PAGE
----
While new construction is sexy and having a LEED Gold or Platinum building on campus certainly gives you real bragging rights, the reality is that each new building adds to your campus carbon footprint unless it is a zero-energy building or it replaces a building that used more energy. While zero-energy buildings may eventually become the norm, with very few exceptions they are not here yet. New campus buildings, even those which are LEED certified or better, may turn out to be energy hogs – and thus are responsible for significant increases in the size of campus carbon footprints, increasing the difficulty of achieving carbon reduction goals.
Colleges and universities committed to reducing their carbon footprints need to look at new construction in a new way. They can save energy dollars and reduce carbon emissions by maximizing the utilization of existing space and avoiding new construction. While it may be difficult to imagine a president of a college or university resisting new construction (since new buildings are often viewed as legacy accomplishments), that’s what is needed.
On many if not most of our campuses inefficient space utilization is the norm. The most desirable spaces may be intensively utilized and fought over while less desirable spaces are cast off and sparsely occupied. Over time, as new buildings are constructed and departments and offices move into those glitzy, high prestige spaces, the areas they leave behind are taken over by existing personnel and offices. What happens is that everyone spreads out with the net effect of decreasing space utilization density. Ever greater areas are “used” while activity and output stays roughly the same.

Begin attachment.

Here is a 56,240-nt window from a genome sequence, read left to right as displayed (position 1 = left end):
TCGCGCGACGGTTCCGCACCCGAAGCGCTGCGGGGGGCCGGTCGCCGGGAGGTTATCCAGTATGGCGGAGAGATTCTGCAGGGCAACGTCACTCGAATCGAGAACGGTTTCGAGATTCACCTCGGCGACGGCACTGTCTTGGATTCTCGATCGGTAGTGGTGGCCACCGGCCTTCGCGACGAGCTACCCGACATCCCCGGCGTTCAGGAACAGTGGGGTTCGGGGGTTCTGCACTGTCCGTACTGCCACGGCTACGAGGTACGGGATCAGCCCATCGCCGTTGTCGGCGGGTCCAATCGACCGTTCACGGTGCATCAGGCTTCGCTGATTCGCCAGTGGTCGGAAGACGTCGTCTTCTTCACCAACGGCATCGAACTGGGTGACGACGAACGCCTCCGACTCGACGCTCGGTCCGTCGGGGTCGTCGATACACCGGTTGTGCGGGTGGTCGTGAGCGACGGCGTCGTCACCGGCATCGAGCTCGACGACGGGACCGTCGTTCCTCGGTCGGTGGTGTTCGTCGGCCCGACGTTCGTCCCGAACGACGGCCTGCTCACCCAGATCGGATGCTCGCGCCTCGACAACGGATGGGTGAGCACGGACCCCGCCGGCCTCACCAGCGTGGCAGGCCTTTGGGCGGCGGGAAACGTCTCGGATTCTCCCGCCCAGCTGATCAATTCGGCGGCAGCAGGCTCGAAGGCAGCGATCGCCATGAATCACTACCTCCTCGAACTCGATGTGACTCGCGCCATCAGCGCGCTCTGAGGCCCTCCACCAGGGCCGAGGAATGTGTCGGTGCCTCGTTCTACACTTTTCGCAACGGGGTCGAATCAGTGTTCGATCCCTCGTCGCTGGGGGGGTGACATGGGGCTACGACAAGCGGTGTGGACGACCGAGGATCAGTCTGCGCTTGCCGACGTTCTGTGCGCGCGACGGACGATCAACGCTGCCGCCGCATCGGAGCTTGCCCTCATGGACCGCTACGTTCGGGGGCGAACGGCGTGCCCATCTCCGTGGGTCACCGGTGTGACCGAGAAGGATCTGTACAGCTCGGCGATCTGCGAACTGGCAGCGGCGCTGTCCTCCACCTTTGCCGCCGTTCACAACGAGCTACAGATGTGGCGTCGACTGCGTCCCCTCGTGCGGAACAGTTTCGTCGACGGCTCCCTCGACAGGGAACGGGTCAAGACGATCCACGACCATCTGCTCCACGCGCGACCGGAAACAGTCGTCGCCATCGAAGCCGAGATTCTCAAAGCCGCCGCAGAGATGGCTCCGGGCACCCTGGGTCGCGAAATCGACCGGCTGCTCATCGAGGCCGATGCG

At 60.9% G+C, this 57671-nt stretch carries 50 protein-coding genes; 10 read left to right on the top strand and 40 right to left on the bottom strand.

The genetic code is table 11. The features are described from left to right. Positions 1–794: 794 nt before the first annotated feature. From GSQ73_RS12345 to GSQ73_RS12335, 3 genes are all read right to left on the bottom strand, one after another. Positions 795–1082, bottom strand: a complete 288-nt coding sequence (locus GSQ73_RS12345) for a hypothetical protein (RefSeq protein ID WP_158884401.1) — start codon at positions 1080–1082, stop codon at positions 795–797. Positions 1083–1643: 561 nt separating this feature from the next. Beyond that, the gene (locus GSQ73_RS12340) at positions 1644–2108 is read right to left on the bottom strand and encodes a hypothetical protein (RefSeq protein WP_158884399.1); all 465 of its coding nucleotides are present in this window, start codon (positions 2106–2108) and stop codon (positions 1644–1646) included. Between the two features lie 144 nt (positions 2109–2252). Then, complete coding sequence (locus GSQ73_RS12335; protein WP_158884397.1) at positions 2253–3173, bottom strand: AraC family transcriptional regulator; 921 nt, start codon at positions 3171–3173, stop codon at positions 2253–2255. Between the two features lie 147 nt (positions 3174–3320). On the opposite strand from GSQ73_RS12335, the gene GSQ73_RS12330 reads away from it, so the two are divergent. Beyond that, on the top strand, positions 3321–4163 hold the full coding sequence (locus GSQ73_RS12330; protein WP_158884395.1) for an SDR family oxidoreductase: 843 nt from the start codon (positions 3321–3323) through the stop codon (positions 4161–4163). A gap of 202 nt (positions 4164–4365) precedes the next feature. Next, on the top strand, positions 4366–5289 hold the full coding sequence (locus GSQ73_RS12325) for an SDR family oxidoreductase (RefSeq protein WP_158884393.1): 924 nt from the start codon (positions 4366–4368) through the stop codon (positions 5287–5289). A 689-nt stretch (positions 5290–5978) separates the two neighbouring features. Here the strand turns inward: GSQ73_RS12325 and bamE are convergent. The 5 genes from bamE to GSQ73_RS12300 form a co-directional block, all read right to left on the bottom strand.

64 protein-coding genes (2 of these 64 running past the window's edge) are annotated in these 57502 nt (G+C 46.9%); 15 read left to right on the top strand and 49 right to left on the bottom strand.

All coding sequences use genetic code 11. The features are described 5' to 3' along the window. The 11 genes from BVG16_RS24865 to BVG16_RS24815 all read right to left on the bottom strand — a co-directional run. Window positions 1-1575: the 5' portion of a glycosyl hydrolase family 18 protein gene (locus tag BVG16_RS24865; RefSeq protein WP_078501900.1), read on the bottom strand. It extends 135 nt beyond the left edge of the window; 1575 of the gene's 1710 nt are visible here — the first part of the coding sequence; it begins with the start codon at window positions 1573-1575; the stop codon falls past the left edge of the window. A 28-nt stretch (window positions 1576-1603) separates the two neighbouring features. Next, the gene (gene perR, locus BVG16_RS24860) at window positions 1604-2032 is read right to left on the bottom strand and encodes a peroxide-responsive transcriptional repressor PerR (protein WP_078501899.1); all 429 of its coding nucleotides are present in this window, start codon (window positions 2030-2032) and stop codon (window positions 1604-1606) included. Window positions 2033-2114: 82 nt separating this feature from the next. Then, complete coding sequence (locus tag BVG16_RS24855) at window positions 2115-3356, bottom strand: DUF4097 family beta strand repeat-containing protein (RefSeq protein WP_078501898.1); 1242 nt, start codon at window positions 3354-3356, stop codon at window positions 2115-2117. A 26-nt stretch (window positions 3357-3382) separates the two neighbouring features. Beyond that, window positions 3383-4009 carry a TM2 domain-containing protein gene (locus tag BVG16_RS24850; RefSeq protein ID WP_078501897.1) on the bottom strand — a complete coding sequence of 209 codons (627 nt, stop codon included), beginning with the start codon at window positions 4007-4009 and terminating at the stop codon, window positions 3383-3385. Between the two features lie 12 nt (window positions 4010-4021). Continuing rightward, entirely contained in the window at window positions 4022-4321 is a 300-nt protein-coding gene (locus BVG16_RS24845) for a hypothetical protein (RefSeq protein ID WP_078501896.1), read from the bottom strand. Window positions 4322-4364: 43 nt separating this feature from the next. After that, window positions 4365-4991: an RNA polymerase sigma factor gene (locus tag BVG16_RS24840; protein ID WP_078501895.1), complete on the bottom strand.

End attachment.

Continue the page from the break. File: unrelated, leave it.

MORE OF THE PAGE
Our campuses tend to have structural space inefficiencies as well. Consider the academic calendar. At many schools it is common to see beautiful campuses mostly barren of students, faculty and most academic programming for the entire summer -- beginning in early May and stretching to late August. Meanwhile, because staff are still present and departmental offices are still open, all buildings are considered “occupied” and all HVAC equipment is running. This is the way colleges and universities do business but from an energy and climate perspective it does not make sense.
The inefficiency of faculty offices deserves special mention. Faculty members generally have their own offices but these offices may be utilized only few hours a week during 15-17 week spring and fall semesters and completely unoccupied otherwise – all the while these spaces are heated and cooled twelve months of the year as a consequence of building HVAC system design. This is no way to do business if you are in the business of reducing your carbon footprint down to zero!
There are a variety of ways to tackle these problems or, alternately, take advantage of these opportunities – perhaps none are easy but all are possible. Here are some ideas:
The Society of College and University Planning (SCUP) offers a variety of resources campus space utilization.